‘Untold stories’ now available for you to re-discover majestic Isfahan
A selection of 200 “untold stories” about Isfahan is now available for you to re-discover the ancient city, which has long been nicknamed as “half the world”.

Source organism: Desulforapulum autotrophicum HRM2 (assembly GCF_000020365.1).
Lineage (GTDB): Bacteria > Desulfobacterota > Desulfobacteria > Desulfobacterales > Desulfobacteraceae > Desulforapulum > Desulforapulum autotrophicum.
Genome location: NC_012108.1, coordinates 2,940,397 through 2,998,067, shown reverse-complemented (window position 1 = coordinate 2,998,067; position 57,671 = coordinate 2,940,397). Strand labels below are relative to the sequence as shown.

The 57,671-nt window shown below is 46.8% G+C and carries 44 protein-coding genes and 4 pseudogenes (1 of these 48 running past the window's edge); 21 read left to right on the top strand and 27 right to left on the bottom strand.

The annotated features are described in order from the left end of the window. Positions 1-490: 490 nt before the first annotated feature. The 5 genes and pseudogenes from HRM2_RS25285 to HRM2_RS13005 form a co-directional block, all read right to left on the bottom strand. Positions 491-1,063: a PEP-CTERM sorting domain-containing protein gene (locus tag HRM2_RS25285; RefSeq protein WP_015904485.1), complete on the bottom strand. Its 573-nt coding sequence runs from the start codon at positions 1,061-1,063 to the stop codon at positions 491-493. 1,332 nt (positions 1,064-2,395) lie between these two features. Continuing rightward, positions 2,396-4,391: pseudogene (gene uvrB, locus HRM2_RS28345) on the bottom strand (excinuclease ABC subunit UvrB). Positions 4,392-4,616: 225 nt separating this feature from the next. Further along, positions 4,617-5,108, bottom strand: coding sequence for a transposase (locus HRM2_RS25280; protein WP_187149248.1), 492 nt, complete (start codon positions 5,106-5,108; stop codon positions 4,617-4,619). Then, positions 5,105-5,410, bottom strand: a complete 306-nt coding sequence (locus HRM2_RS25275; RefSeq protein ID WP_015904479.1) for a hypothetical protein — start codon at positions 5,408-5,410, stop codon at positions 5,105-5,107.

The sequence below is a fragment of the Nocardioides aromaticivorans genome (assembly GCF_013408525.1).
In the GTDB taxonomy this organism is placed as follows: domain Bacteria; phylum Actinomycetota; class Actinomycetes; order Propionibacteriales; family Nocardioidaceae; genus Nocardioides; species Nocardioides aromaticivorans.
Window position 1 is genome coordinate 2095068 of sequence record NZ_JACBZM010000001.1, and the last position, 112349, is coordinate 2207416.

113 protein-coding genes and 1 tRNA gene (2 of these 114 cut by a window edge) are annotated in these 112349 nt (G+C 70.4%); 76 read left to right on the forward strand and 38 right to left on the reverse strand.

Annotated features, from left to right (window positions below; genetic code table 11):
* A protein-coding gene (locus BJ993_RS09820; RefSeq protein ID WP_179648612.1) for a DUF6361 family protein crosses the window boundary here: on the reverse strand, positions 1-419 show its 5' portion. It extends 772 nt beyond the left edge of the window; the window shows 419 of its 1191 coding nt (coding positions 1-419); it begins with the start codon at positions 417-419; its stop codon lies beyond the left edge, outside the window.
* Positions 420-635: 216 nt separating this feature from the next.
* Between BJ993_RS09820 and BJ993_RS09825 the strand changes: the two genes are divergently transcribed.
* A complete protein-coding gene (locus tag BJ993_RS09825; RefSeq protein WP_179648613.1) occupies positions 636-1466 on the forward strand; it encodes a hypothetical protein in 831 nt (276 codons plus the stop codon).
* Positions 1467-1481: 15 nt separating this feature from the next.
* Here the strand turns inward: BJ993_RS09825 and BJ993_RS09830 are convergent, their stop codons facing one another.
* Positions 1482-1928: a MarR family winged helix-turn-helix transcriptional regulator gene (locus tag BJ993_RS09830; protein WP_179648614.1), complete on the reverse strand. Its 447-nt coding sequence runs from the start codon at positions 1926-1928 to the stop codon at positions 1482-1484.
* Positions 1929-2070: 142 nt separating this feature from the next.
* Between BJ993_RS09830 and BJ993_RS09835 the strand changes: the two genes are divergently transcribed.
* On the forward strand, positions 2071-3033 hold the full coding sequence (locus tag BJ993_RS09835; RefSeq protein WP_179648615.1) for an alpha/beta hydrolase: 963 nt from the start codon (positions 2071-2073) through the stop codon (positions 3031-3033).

Each story is narrated within a one-minute video clip in different languages to make culture lovers and avid travelers familiar with the off-the-beaten tracks, lesser-known destinations, souvenirs, foods, traditions, rituals, cultural heritage, handicrafts, and above all the hospitable people of Isfahan. Directed by Iranian globetrotter and researcher Majid Erfanian, the clips have been produced jointly by Isfahan Chamber of Commerce, Industries, Mines and Agriculture (ICCIMA), and the private company of Rah Abrisham Iranian Zamin. 100 of the videos, containing 100 fascinating stories, had already been uploaded to social media outlets, while the others were unveiled in an official ceremony hosted by the ICCIMA on Saturday evening. The event was attended by the deputy tourism minister Ali-Asghar Shalbafian, Isfahan governor-general Seyyed Reza Mortazavi, the mayor of Isfahan Ali Qasemzadeh, and Alireza Salarian, the head of Representative Office of Ministry of Foreign Affairs in Isfahan as well as a host of travel insiders, reporters, and journalists who discussed ways to jumpstart tourism. Erfanian stressed the need for greater public awareness about the cultural heritage of the ancient land, saying the “untold stories” are produced for that purpose. “Redefining destinations has rarely happened in the field of traveling [in the country], and now the city [of Isfahan] is a forerunner of such a trend to express its tourism brand in a new way,” he said. Talking about the clips, Erfanian said” “In these multi-language videos, we have tried to put the spotlight on inaccessible or lesser-known historical sites, foods, intangible heritage, people…. characters, craftsmen and figures who have played a role in shaping the identity of Isfahan.” “Sister cities of Isfahan, the diversity of religions, and intangible heritage are amongst other elements we have addressed in the videos,” he added. In an address to the unveiling ceremony, the deputy tourism minister used the context of modern architecture to discuss ways to highlight contemporary Isfahan shoulder to shoulder with its historical core. “We see in the videos that they mostly bring centuries-old architecture and culture into focus, however, we should consider casting a new light on the modern side of Isfahan as well.” “In the production of extra videos, newer ideas may be added to improve the quality of the work,” Shalbafian added. The governor-general of Isfahan reminded the attendees of the unique feature of stories and narratives, in general, to preserve cultural heritage for the coming generations. “In all over the world, paying attention to stories and narratives is of special importance for the development of tourism….. and we have many of such stories that have been forgotten in the course of history.” What you have done in this project is to revive such stories and distinct identities that if ignored, will lead to their disappearance, Mortazavi explained. Ali Karbasizadeh, a senior advisor to the ICCIMA, expressed the need for paying much more attention to the tourism industry, content production, training of all stakeholders and activists, conducting relevant studies, productive investments, tourism startups, and further cooperation with other provinces to develop the tourism paradigm of the country. Furthermore, Karbasizadeh discussed the advantage of adequate official holidays in Iran, saying the number of national holidays in Iran, which has a pivotal role in domestic tourism, is currently insufficient in comparison to many other countries. “If this issue is not addressed and solved, our efforts in other areas would not have desired results.” Salarian for his part noted that making one-minute videos of Isfahan is a good fit. “When we sent [some of the earliest] clips of the series to our embassies in various countries, they expressed a wish to have them translated into other languages as well….Now I see that this has happened.” “Even the municipality [of Isfahan] has produced a series of professional five-minute videos in ten languages that are well received by the audiences.” “Isfahan is one of the important destinations for the high-ranking Iranian officials and visiting officials from other countries. Therefore, it has a unique stance in the field of tourism that should be taken into account,” the senior diplomat explained. Finally, the mayor of Isfahan outlined the importance of storytelling for the time being and in various fields including tourism, saying: “Story [and storytelling] still works in the present day even in psychiatric discussions, story therapy is a growing concept.” “We are ready to expand cooperation and join hands with other activists in the realm of tourism because Isfahan has enormous potential to become a major destination for international travelers,” Qasemzadeh said. Half the world? Soaked in a rich history, Isfahan was once a crossroad of international trade and diplomacy in Iran and now it is one of Iran’s top tourist destinations for good reasons. It is filled with many architectural wonders such as unmatched Islamic buildings, bazaars, museums, Persian gardens, and tree-lined boulevards. It’s a city for walking, getting lost in its mazing bazaars, dozing in beautiful gardens, and meeting people. Isfahan is renowned not only for the abundance of great historical bridges but also for its ‘life-giving river’, the Zayandeh-Rood, which has long bestowed the city an original beauty and fertility. Isfahan has long been nicknamed as Nesf-e-Jahan which is translated into “half the world”; meaning seeing it is relevant to see half the world. In its heyday, it was also one of the largest cities in the region with a population of nearly one million. The cool blue tiles of Isfahan’s Islamic buildings, and the city’s majestic bridges, contrast perfectly with the encircling hot, dry Iranian countryside. The huge Imam Square, best known as Naghsh-e Jahan Sq. (literary meaning “Image of the World”), is one of the largest in the world (500m by 160m), and a majestic example of town planning. Constructed in the early 17th century, the UNESCO-registered square is punctuated with the most interesting sights in Isfahan. It was laid out under the reign of the Safavid ruler, Shah Abbas the Great, to signal the importance of Isfahan as the capital of his powerful empire. It is hemmed on four sides by magnificent buildings: to the east, the Sheikh Lotfollah Mosque; to the west, the palace of Ali Qapu; to the north, the portico of Qeysarieh; and to the south, the eminent Imam Mosque. “The square was at the heart of the Safavid capital’s culture, economy, religion, social power, government, and politics. Its vast sandy esplanade was used for celebrations, promenades, and public executions, for playing polo and for assembling troops,” according to the UNESCO website. Right at the northern limit of the Imam Square, one will find “Qeysarieh Gate”, which leads to the unique and unforgettable “Grand Bazaar of Isfahan”. This vaulted marketplace is one of the largest and most labyrinthine bazaars in the country. Shops offering handicrafts, souvenirs, jewelry, silverware, traditional ceramics, and authentic Persian carpets. Modern Isfahan is now home to some heavy industry, including steel factories and a nuclear facility on its outskirts, however, its inner core wants to be preserved as a priceless gem. The city is also home to a gigantic, professional, and state-of-the-art healthcare city, which is a major destination in the realm of medical tourism. Unknown destination Even before the pandemic, Iran’s tourism was already grappling with some challenges, on top of those Western “media propaganda” aimed at scaring potential travelers away from the Islamic Republic. Some experts believe Iran is still somehow “unknown” for many potential travelers due to such a “media war”. They, however, consider bright prospects for the tourism sector of the country if it vigorously pursues comprehensive strategies to counter U.S.-led propaganda and strict sanctions, yet does its best to loosen tough travel regulations.